Given that the present definition of sepsis is simply a 20 year old guess, what might the actual definition of sepsis be? Is it possible to accommodate the dynamic relational complexity of this disorder and still have a diagnostic definition for sepsis that is simple enough to use at the bedside? To answer this question, it is reasonable to look at other disciplines that have escaped their own simplistic constructs. In the early 1900s, the construct of the universe was static and much simpler than it really was. Like the sepsis scientists of today, Edwin Hubble was certainly influenced by his mentors’ dogma, but as an excellent scientist and student of the history of science, he was always ready to accept, with proof, that these standard concepts were incomplete and possibly wrong. When Dr. Hubble gazed out into the static universe of his mentors he opened his mind as well as his eyes, perceiving a dynamic, expanding universe, comprised of billions of distant dynamic galaxies rather than individual distant stars and nebulae. Each of these galaxies and their rotational masses contained a central black hole comprising dynamic distortions in space and time that were never previously part of its fundamental construct. Even now, building on these discoveries and new tools to see into the complexity of space, the constructs of the universe are radically different from those existing only 30 years ago. Our present knowledge of the universe was only possible because a new group of scientists were ready to accept that even the best contemporary science and its most intelligent thought leaders can eventually find themselves on the wrong path. In fact this has proven inevitable. It is the one constant remaining in man’s noble quest for scientifically proven knowledge.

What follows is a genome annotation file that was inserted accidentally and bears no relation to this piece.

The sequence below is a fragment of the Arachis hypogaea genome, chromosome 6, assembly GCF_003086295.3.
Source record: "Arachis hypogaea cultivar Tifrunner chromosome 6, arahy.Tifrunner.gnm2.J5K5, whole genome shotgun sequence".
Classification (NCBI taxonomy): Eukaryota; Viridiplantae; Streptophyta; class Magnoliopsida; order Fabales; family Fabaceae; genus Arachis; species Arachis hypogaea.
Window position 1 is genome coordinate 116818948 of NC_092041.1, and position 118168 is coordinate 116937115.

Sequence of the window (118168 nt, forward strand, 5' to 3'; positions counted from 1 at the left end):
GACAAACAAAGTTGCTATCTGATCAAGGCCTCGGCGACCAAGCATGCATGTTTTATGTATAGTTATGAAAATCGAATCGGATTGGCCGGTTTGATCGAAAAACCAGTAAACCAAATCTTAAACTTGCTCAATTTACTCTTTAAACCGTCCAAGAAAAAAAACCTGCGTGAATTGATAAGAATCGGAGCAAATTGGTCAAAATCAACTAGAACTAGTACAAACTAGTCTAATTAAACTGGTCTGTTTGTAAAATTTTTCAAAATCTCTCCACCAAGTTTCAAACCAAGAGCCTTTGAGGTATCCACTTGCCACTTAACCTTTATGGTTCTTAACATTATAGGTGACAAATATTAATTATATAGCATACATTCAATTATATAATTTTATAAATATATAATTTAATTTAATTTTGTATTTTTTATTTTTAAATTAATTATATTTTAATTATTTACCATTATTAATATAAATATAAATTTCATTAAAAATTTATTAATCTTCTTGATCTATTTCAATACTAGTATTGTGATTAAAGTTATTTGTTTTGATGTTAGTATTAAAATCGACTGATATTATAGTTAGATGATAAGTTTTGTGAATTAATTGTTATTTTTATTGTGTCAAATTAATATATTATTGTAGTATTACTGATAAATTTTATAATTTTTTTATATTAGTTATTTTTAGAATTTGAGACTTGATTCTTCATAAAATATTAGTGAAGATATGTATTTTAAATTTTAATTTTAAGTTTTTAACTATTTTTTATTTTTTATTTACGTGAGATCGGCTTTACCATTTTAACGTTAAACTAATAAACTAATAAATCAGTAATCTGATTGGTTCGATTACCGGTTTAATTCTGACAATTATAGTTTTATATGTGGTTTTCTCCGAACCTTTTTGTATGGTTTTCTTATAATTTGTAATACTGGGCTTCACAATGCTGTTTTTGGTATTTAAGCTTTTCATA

Sepsis considered without the constraints of past dogma, might be seen, not as defined by a plurality of macro-thresholds, but rather as a dynamic relational distortion of the fabric of the time matrix of biologic particle densities. In health, biologic particle densities (e.g. neutrophil count, platelet count, the concentration of ions, the partial pressures of gasses, and molecules such as albumin) are maintained within tight rational variances comprising a stable time matrix. Upon the development of infection, this time matrix of biologic particle densities becomes distorted. The initial distortion and the progression of the infection further pulls on, and distorts other parts of the matrix over time generating a complex, cascading, dynamic relational pattern of distortion eventually to involve the entire matrix if left unchecked. In the future, definitions of sepsis may be comprised of time sensitive motion images of these distortions [8].